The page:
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WHATA national movement to transform caregiving, strengthen caregiver workforce conditions and create connections across generations by using social action, social media and storytelling.
WHYTo advocate for home care workers and make long-term care services affordable and accessible for families.
WHERECaring Across Generations. Across the USA.

Program Description

"...And when we add in the number of professional caregivers home care workers, certified nursing assistants, hospice caregivers, and more we're looking at 70 million people who are part of the Care Force in our country alone."

"Stories of home care workers, unpaid caregivers, and care receivers reveal that caregivers want to be seen. Home care workers tell stories about a job with two faces: their work is grueling, exhausting, and unglamorous, but their work is also fulfilling, meaningful, and cherished."

"Collaborating with the entertainment, advertising and media industries, we are using storytelling to shift how Americans feel about aging, multigenerational relationships and the value of care. We want to create a culture that embraces the joys and complexities of aging, celebrates multigenerational relationships, and fully appreciates the value of care work - the work that makes all other work possible."

Caring Across Generations supports the following causes:

  • To support a living wage for home care workers by raising wages and as a result provide quality care for all families.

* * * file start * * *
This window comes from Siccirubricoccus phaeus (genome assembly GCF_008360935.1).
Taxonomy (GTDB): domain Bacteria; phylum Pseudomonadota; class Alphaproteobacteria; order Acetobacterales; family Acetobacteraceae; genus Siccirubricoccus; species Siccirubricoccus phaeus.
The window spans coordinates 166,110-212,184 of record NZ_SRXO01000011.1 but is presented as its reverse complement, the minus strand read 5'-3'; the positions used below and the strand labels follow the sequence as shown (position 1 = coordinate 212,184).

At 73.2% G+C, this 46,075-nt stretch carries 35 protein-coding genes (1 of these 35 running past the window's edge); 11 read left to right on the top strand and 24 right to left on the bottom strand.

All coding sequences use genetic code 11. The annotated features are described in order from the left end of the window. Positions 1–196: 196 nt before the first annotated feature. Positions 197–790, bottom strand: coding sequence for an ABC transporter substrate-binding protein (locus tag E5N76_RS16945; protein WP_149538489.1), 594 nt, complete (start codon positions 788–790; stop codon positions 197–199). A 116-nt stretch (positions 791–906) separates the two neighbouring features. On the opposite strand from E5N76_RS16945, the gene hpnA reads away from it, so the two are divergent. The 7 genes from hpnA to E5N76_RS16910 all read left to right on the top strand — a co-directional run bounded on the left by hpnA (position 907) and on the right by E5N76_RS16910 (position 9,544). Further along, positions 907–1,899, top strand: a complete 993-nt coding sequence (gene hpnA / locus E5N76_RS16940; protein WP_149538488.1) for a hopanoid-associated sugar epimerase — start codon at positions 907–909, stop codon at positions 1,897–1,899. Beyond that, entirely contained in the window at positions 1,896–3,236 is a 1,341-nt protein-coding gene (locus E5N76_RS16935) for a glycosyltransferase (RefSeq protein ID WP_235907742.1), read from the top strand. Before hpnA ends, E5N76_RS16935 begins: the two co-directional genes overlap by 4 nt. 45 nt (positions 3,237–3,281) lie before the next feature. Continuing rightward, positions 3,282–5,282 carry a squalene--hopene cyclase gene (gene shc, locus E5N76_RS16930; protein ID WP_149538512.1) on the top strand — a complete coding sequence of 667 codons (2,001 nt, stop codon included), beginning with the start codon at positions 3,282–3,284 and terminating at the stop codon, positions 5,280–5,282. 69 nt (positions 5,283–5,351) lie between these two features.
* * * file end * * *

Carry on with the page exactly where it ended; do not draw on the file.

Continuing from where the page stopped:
• For caregivers to be seen and valued for their work.
  • To create more caregiver jobs needed to support an aging population.

In an effort to bring together caregivers, the elderly, families and the community, Caring Across Generations completed the Eldercare Dialogues Project. The goal of the Eldercare Dialogues was to have a conversation about dignified care for seniors and dignified jobs for eldercare and homecare workers.

The shared vision of interdependence, autonomy, and respect were guiding factors. The concern and fears of the elderly to be able to afford quality care and to age in place along with caregivers need for respect on the job and to earn living wages were highlighted.

The project led to eldercare training sessions and has been identified by the New York Care Council and the national movement as a ground-breaking and effective field strategy for the Caring Across Generations Campaign and post-Domestic Workers Bill of Rights organizing.

Ai-jen Poo, Caring Across Generations Co-Director was selected as a MacArthur Fellow. Ai-jen Poo advocates for transforming the working conditions and labor standards for caregivers for the elderly and disabled along with domestic or private-household workers, housekeepers, and nannies.

Aging Related Programs
Elderly Caregiver
Caregiver Education & Training Programs




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